Is hypnotherapy about to be regulated?
We get lots of callers every week inquiring about hypnotherapy training and interest in our courses. We get asked a variety of questions from people with no knowledge of it, through to those who have experienced in it and even trained before in it.
One of the questions that sometimes comes up is what happens when hypnotherapy is regulated, will I have to retrain when this happens?
The presupposition here is that regulation will happen. Just because we know other industries have been regulated, e.g., acupuncture, there is definitely nothing on the cards that hypnotherapy will ever head that way again. Indeed, regulation was tried and reversed in Australia.
There are always pros and cons for regulating an industry and the main reason is for public protection. Currently, anyone can set up a school in hypnotherapy and offer a weekend or two of training to people with no prior knowledge or experience of being a therapist, to be certified practitioners of hypnotherapy. Will they gain professional body registration/approval? Definitely not! However, the public isn't always aware, or ask, whether a practitioner is registered or the course they have done has been approved by any professional association. So work to educate the public is what's required so they diligently make an informed decision about the people they see for therapy.
Some unethical schools however are putting out misinformation that regulation is around the corner. The AHA (the largest and oldest hypnotherapy association in Australia), has not been informed of anything of the sort and has confirmed this for us in writing. Anyone looking to train in hypnotherapy would be well advised to ask the offending school for hard evidence, in writing.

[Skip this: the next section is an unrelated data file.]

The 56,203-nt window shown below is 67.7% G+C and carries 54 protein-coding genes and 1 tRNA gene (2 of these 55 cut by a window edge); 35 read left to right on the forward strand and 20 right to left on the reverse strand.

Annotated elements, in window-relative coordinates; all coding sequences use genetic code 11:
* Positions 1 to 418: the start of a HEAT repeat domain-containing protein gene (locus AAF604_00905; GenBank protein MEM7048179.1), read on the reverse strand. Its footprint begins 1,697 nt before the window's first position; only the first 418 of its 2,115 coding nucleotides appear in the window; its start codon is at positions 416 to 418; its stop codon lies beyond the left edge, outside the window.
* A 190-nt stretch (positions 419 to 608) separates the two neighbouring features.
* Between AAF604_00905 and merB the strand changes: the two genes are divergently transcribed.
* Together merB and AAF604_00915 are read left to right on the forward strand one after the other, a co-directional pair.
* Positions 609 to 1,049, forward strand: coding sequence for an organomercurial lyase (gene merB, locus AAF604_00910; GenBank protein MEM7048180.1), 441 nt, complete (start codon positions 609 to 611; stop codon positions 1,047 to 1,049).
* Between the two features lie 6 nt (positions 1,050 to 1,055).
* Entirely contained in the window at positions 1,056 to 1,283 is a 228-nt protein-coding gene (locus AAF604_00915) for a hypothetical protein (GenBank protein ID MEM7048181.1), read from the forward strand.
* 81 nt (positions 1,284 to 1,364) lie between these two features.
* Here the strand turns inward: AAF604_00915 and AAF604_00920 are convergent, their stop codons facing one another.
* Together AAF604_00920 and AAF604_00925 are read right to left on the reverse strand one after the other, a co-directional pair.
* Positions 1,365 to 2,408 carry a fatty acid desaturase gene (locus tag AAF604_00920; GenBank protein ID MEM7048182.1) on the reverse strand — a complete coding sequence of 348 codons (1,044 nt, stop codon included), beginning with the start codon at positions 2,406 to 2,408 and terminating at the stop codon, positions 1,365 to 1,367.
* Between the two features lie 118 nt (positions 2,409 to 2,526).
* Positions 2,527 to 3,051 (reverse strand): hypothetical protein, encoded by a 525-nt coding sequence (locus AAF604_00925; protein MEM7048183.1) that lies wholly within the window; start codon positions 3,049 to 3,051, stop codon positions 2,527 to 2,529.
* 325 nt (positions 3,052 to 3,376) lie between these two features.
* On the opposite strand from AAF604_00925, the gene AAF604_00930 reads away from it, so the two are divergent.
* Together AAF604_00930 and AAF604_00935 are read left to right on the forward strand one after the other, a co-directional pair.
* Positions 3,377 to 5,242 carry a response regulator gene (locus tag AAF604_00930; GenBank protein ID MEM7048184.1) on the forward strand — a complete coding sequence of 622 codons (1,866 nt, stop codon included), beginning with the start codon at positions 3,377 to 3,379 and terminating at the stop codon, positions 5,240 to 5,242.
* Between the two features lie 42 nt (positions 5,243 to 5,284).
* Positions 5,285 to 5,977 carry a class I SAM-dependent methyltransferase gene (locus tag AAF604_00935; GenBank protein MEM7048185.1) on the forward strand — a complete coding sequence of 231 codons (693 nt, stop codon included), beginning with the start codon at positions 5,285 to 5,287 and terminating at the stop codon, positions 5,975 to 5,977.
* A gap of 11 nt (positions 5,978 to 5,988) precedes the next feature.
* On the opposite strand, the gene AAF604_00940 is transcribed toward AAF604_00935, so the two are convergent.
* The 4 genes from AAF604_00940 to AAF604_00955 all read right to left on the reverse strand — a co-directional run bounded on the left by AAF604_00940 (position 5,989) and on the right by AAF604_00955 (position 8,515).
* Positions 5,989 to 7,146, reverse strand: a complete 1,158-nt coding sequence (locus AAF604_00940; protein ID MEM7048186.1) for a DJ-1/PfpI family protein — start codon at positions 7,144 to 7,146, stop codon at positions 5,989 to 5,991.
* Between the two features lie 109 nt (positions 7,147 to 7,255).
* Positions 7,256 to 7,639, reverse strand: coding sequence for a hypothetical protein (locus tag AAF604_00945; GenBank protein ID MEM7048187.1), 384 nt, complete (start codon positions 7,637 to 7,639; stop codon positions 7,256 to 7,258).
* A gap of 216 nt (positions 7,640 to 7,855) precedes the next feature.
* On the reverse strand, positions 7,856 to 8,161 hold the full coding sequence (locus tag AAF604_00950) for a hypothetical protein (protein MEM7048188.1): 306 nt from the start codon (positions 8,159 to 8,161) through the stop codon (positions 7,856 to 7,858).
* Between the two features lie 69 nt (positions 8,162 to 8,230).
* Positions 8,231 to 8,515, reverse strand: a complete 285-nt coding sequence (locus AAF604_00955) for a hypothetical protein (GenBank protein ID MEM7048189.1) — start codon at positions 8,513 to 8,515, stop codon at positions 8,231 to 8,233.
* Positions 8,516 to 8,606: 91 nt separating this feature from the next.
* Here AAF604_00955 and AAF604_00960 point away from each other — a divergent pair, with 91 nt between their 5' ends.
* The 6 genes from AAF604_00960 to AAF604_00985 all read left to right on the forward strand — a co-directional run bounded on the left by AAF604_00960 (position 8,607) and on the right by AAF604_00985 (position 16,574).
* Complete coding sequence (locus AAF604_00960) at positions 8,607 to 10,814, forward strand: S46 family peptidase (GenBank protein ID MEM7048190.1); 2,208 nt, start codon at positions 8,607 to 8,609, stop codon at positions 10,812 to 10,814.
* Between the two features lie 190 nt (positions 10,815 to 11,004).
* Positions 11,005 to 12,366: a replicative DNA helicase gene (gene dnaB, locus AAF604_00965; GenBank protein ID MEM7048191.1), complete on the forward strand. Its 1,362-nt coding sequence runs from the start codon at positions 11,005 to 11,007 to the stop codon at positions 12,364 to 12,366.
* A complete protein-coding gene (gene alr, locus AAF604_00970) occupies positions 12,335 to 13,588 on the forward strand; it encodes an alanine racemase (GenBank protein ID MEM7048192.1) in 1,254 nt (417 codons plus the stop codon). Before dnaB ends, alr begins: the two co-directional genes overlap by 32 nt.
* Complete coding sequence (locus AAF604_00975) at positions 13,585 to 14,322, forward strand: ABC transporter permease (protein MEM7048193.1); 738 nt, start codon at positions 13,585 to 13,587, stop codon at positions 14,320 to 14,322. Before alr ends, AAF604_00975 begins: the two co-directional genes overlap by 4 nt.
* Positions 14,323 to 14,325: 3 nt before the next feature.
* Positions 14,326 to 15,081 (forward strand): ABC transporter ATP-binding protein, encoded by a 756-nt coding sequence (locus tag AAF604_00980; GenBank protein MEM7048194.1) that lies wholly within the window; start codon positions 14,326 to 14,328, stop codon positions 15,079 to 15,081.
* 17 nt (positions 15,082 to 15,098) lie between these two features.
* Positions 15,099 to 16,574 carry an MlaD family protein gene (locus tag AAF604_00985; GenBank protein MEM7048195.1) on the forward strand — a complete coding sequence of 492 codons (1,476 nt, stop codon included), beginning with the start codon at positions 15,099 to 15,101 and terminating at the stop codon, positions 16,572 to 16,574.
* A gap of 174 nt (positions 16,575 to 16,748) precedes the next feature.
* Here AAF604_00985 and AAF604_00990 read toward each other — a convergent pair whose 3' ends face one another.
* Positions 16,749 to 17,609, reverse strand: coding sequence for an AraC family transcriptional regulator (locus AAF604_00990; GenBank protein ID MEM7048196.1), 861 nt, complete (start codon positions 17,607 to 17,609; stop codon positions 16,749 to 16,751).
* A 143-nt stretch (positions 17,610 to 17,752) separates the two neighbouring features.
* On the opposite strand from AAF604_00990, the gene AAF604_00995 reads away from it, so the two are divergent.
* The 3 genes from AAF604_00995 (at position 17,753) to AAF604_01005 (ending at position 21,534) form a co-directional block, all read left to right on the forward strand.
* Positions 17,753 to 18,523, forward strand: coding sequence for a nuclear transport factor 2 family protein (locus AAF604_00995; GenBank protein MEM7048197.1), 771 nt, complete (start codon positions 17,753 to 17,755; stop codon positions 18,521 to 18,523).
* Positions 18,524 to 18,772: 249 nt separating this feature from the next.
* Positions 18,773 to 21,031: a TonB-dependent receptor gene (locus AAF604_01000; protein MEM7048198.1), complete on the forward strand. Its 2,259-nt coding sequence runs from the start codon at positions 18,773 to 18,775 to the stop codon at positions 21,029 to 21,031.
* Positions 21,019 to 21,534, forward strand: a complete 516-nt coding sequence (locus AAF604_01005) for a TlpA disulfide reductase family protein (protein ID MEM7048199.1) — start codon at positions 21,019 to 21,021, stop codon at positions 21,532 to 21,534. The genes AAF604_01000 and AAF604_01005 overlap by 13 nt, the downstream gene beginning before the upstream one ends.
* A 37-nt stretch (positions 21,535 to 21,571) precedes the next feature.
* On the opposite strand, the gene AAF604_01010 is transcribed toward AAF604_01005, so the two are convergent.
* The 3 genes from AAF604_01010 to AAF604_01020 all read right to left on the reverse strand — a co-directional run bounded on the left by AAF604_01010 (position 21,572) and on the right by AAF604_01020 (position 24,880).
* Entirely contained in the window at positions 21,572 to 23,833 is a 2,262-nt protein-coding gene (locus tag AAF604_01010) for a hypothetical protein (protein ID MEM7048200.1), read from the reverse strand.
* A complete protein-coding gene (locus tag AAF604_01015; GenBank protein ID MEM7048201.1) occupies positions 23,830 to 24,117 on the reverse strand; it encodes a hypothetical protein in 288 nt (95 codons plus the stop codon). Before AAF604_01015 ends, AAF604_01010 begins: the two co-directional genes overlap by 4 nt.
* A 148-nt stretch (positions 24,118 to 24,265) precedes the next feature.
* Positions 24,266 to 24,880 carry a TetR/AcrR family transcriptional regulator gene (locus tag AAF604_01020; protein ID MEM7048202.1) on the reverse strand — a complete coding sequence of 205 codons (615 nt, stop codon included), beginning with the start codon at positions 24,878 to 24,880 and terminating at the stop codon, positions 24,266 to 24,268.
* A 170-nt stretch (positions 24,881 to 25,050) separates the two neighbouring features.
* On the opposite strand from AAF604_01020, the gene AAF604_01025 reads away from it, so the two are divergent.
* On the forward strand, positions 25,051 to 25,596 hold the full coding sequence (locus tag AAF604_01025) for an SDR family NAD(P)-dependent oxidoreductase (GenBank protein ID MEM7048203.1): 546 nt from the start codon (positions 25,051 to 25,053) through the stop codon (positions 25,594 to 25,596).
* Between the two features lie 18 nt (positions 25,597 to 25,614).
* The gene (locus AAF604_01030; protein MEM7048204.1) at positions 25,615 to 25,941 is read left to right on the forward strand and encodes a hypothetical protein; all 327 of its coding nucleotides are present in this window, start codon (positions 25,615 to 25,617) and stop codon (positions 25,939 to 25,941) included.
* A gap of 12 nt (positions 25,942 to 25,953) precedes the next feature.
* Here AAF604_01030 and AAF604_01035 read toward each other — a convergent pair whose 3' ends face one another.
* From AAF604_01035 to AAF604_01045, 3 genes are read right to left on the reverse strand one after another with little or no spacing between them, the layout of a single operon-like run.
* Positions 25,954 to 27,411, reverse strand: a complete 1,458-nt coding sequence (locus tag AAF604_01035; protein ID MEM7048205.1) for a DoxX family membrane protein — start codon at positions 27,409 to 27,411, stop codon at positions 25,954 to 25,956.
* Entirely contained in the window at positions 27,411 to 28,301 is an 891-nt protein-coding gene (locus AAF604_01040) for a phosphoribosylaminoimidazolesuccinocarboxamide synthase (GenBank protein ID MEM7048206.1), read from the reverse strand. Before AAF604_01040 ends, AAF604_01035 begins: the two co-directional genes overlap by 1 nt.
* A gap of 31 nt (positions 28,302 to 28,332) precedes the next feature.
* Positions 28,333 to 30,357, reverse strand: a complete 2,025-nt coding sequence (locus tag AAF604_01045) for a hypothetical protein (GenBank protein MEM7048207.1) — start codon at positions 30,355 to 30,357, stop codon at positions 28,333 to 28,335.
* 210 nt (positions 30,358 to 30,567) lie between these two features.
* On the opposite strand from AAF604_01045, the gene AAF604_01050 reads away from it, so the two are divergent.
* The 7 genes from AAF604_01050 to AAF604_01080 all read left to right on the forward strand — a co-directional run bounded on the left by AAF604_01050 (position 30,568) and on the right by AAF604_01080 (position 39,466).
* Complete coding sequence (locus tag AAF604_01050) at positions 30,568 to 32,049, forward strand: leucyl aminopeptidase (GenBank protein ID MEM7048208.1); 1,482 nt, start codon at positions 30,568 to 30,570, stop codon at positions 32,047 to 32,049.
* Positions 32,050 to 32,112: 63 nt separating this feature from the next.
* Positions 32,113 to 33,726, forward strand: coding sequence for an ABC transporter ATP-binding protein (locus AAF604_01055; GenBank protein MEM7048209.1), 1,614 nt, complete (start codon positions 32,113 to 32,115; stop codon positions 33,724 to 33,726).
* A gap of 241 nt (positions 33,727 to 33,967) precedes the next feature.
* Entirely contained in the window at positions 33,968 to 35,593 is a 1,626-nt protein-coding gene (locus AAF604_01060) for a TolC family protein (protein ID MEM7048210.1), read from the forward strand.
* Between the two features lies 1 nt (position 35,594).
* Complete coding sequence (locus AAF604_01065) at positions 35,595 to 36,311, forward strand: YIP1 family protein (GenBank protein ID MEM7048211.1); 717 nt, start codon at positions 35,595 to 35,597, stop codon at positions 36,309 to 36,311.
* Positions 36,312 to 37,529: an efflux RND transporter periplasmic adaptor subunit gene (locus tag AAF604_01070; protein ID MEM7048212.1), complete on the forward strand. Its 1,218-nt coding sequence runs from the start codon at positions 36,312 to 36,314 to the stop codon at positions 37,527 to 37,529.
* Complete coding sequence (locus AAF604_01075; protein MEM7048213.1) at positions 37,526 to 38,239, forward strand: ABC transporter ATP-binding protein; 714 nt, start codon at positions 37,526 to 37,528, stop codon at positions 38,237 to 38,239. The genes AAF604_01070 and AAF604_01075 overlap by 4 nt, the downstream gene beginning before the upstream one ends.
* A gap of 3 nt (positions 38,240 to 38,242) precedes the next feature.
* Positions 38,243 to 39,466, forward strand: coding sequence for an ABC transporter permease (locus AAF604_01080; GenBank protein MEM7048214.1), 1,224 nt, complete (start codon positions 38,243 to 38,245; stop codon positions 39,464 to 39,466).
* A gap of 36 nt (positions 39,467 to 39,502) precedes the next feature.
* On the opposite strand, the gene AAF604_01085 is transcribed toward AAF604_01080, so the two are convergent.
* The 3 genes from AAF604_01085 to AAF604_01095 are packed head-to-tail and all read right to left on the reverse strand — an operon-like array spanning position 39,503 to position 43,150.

Other schools claim that only their courses would guarantee the future of a hypnotherapist if regulation were to occur. No school could make this claim because no one knows what regulation would look like or what any new course requirements would be!
Also, in the therapeutic world, 'grandfathering' rights are often given to people who have already qualified. Alternatively, they are given time to add to their training to make up for any shortfall. Again, asking the school claiming this for hard evidence, in writing, and all will become apparent.
A further untruth is that only their course will allow the student to obtain a Health Provider Number for clients to claim on their private medical cover. Most validated courses lead to this status. Some claim that insurance companies won't recognise other courses. At the time of writing, according to one of our validating associations, only one insurance provider, out of hundreds, has any interest in particular schools or courses.
In fact, sadly, most insurance companies don't cover hypnotherapy. Of those that do, they only cover a small number of presenting issues. And of those few presenting issues, most insurance companies only pay a very small proportion of the costs anyway! The truth, then, is that this provider number means less in practice than people often think. Again, ask for hard evidence in writing.
If any hypnotherapy school does send any wild claims, please do forward it to their validating professional association (if they have one) and complain.